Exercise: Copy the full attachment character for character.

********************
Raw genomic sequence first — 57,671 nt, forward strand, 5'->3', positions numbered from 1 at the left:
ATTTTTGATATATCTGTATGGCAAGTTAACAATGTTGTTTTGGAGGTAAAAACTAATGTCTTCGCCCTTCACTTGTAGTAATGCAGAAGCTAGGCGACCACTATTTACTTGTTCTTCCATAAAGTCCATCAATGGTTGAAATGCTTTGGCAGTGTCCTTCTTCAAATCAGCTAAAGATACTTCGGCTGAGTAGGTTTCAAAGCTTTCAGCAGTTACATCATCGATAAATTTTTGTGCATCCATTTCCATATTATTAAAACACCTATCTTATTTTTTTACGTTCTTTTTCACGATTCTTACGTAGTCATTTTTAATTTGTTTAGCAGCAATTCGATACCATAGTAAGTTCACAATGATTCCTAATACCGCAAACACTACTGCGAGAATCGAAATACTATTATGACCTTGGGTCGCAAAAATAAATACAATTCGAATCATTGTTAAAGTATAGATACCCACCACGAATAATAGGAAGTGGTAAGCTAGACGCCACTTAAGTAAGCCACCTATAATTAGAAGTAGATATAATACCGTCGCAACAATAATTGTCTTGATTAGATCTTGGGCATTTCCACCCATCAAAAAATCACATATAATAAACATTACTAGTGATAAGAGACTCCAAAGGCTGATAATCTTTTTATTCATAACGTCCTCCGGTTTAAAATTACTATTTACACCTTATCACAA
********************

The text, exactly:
Raw genomic sequence first — 57,671 nt, forward strand, 5'->3', positions numbered from 1 at the left:
ATTTTTGATATATCTGTATGGCAAGTTAACAATGTTGTTTTGGAGGTAAAAACTAATGTCTTCGCCCTTCACTTGTAGTAATGCAGAAGCTAGGCGACCACTATTTACTTGTTCTTCCATAAAGTCCATCAATGGTTGAAATGCTTTGGCAGTGTCCTTCTTCAAATCAGCTAAAGATACTTCGGCTGAGTAGGTTTCAAAGCTTTCAGCAGTTACATCATCGATAAATTTTTGTGCATCCATTTCCATATTATTAAAACACCTATCTTATTTTTTTACGTTCTTTTTCACGATTCTTACGTAGTCATTTTTAATTTGTTTAGCAGCAATTCGATACCATAGTAAGTTCACAATGATTCCTAATACCGCAAACACTACTGCGAGAATCGAAATACTATTATGACCTTGGGTCGCAAAAATAAATACAATTCGAATCATTGTTAAAGTATAGATACCCACCACGAATAATAGGAAGTGGTAAGCTAGACGCCACTTAAGTAAGCCACCTATAATTAGAAGTAGATATAATACCGTCGCAACAATAATTGTCTTGATTAGATCTTGGGCATTTCCACCCATCAAAAAATCACATATAATAAACATTACTAGTGATAAGAGACTCCAAAGGCTGATAATCTTTTTATTCATAACGTCCTCCGGTTTAAAATTACTATTTACACCTTATCACAA